19.00 – Variable: Go to the main house and have dinner (usually soup) and ‘gaff’ with Duane and everyone else by candlelight while drinking copious amounts of El Dorado rum with water. This usually leads to absurd and inappropriate conversations.

Describe an interesting conversation you had with a local:

Guyana is still 80% rainforest the majority of which is pristine and has a population of less than 1million inhabitants, most of whom are in the north on the coast. There are many conservation projects going on but there is also a lot of mining and many young people leave the ranches and villages for the gold bush causing quite a few social and economic problems. Alison is a Wapisiana amerindian who is living and working on the ranch. She’s originally from Sand Creek, one of the 11 amerindian villages in South Rupununi. I was chatting to her about the gold bush. Wages in Rupununi are very low, Alison calls hers “Tips”. For that reason and because she has two kids to feed she went to work in the gold bush as a cook in a gold mining camp. She can earn much more money there though it’s difficult and dangerous. She told me her friend contracted typhoid, dengue fever and malaria at the same time though, miraculously, survived. Apart from disease she also had to look out for snakes and insects. She said that women can earn money providing “extra services” for the men but she didn’t want to do that. There is also a lot of robbery and other crime in the bush.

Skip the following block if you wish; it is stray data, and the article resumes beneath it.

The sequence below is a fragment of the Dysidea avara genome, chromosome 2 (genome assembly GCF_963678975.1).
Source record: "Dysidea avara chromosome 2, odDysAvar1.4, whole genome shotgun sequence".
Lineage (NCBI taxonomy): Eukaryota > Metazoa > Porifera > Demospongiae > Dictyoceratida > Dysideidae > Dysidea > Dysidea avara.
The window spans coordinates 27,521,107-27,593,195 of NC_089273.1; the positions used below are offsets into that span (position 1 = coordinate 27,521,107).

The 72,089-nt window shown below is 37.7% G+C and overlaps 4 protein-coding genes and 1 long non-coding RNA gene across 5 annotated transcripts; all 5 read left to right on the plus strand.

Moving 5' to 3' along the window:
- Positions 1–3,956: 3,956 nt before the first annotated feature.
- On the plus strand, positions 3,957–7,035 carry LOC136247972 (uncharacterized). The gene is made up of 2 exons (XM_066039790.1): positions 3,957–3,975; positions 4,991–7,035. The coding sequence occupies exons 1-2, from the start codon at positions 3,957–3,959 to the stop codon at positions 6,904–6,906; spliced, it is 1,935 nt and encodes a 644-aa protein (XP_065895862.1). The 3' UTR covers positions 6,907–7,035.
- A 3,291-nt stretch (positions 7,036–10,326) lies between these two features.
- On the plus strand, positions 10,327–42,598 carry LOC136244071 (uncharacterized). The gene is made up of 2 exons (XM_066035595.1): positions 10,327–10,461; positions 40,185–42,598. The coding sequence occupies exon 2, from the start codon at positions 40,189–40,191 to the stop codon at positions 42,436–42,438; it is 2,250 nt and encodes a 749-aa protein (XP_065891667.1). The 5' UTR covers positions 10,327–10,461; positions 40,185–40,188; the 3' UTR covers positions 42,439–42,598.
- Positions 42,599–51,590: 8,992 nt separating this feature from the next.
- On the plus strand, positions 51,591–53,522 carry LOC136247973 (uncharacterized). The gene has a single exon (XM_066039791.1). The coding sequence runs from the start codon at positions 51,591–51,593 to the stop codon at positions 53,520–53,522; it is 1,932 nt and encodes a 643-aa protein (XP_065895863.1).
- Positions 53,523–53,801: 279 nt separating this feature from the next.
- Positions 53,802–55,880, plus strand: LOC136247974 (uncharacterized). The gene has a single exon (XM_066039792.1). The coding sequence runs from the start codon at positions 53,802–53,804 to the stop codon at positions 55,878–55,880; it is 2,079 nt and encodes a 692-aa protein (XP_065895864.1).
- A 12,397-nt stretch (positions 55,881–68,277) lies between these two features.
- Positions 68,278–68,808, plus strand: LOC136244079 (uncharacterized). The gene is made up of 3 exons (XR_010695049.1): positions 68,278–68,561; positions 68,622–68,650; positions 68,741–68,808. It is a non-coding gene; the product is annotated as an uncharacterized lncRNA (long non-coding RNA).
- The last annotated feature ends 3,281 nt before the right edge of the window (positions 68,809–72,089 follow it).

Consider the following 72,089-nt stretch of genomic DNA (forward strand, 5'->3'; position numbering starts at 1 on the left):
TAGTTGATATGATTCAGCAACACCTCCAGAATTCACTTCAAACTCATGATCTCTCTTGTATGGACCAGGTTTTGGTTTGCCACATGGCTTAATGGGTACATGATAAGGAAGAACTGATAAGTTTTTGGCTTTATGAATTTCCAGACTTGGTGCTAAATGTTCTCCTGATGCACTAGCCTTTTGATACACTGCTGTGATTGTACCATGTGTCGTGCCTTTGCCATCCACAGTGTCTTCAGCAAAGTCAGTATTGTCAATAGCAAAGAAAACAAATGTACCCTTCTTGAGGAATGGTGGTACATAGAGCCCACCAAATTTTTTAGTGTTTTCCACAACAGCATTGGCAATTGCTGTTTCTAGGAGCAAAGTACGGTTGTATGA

What do you like about where you are? Dislike?

I love the freedom. If you want to spend a day lying in a hammock, you can. If you want to go heard some cows, that’s ok. If you want to go out and roam the savannah for a bit or go swimming in the river, also ok.

I love the location: It’s one of the most remote ranches in the world set in 1750 square miles of savannah, mountains and forest, it’s stunning. It is also incredibly bio-diverse.